Background: Previous research on risk of delirium in acute hospital settings identified mainly patient variables (e.g., age) that are not amenable to intervention. The purpose of this study was to develop a model for new delirium in hospitalized older patients that included process of care and social variables.
Methods: A prospective cohort study was undertaken in a community hospital in Ontario, Canada. Research participants included 156 hospitalized patients age 65+ years and without delirium on admission who were admitted to a medical or surgical unit. The measures included daily appraisal of delirium using a standardized and validated tool, and assessment of patient, process of care, and social variables.
Results: Delirium developed in 28 of the 156 patients (17.9%). Older age and cognitive impairment were significant patient variables. Significant process of care variables included a high number of medications administered during hospitalization, surgery, a high number of procedures during early hospitalization (e.g., x-rays, blood tests), and intensive care treatment.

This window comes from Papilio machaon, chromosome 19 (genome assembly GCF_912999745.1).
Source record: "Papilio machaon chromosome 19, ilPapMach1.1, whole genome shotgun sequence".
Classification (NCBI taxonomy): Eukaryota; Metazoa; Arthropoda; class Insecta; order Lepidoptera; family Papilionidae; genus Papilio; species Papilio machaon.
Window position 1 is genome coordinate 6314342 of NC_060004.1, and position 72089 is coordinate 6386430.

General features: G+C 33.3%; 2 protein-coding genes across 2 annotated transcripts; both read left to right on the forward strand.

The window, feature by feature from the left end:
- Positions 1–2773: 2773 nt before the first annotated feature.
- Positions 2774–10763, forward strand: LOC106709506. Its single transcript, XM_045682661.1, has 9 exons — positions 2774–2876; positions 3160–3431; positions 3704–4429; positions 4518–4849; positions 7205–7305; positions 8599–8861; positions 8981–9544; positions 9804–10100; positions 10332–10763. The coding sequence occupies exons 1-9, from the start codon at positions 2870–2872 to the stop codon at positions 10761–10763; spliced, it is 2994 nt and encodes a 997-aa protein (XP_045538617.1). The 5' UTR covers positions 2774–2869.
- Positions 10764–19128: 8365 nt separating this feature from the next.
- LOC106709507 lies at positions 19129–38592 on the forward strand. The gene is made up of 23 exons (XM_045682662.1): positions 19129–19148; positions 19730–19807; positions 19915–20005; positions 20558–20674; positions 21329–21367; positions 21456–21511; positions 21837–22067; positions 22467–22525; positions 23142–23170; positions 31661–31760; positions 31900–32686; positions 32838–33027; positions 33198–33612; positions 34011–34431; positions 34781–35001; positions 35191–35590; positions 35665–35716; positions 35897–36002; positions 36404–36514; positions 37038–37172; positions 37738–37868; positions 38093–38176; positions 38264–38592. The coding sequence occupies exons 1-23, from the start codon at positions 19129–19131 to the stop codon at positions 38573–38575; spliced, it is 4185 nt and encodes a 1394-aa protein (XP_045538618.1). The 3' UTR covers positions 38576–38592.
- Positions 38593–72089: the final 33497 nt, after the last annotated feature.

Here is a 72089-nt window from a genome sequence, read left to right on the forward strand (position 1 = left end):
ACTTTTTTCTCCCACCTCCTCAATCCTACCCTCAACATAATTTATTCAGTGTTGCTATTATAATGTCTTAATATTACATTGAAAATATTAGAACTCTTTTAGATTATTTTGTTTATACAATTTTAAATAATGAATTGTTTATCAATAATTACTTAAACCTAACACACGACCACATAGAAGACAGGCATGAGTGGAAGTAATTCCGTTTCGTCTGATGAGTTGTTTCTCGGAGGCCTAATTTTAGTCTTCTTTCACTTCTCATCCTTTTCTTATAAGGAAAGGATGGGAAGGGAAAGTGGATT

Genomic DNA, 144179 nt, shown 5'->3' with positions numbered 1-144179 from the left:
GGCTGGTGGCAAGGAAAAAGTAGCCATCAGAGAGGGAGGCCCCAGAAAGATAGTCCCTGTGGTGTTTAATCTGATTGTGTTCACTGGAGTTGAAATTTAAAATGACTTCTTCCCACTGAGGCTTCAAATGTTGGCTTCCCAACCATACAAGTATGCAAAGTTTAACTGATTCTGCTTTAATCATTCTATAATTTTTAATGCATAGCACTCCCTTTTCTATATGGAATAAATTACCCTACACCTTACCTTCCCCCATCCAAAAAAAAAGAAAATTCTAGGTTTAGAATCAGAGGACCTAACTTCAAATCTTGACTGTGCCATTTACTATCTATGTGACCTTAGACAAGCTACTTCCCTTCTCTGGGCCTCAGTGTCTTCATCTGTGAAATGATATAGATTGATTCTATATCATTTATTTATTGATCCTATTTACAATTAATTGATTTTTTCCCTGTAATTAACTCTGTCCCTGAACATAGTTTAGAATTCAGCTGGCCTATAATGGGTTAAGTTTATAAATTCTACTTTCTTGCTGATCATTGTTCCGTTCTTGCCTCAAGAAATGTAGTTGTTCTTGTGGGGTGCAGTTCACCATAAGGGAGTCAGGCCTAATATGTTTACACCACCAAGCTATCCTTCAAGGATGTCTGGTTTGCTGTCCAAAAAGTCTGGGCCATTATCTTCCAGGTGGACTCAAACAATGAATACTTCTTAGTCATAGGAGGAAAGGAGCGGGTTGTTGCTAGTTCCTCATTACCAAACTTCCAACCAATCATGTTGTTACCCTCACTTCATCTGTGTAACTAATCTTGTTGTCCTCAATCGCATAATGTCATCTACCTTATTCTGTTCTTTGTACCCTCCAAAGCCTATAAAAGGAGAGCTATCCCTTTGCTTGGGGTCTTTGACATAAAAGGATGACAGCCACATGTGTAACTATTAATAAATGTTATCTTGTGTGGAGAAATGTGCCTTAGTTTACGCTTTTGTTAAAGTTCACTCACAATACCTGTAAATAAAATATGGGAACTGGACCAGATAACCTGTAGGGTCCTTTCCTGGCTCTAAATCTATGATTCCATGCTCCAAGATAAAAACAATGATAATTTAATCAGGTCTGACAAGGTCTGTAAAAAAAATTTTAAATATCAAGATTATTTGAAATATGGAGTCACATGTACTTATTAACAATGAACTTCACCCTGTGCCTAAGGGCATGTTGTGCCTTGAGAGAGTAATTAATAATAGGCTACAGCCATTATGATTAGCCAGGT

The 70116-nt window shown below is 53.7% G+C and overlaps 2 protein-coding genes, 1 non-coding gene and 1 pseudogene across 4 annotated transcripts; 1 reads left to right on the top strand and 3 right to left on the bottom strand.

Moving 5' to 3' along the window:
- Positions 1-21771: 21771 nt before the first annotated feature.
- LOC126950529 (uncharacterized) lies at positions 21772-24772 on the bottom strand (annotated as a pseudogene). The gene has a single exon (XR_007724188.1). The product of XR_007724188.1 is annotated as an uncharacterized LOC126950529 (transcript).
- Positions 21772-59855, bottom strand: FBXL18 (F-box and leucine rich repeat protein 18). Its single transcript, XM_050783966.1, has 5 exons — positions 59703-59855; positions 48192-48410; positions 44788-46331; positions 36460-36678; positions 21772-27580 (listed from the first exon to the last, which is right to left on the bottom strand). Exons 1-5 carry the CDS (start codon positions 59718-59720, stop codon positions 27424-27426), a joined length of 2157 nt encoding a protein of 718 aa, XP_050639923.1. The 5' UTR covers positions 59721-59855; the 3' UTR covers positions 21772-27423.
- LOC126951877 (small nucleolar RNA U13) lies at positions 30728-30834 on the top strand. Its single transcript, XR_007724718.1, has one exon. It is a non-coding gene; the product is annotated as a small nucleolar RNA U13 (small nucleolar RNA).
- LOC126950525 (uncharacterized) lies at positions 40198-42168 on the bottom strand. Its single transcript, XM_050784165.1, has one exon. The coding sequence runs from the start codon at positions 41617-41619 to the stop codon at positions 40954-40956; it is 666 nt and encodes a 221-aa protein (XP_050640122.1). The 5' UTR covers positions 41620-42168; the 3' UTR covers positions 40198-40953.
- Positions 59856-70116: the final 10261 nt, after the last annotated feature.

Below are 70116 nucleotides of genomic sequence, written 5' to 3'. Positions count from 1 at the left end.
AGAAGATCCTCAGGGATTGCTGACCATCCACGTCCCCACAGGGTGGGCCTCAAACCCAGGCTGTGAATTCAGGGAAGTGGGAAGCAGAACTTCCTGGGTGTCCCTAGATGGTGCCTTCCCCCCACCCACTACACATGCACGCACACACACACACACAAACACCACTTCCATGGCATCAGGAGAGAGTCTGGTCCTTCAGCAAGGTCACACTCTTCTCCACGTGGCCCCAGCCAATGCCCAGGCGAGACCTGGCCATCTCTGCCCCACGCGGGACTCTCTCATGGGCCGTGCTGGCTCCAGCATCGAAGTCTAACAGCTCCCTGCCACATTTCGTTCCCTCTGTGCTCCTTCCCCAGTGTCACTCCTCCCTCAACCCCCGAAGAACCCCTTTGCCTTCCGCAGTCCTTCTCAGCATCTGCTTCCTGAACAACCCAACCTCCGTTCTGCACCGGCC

Conclusions: Approximately one older patient in five developed delirium after admission to a medical or surgical unit. Risks not easily amenable to intervention included age, cognitive dysfunction, surgery, and intensive care requirements. Risk factors that are potentially modifiable included number of medications and number of procedures. Future research might focus on the efficacy of such intervention to reduce new-onset delirium in acute hospital settings.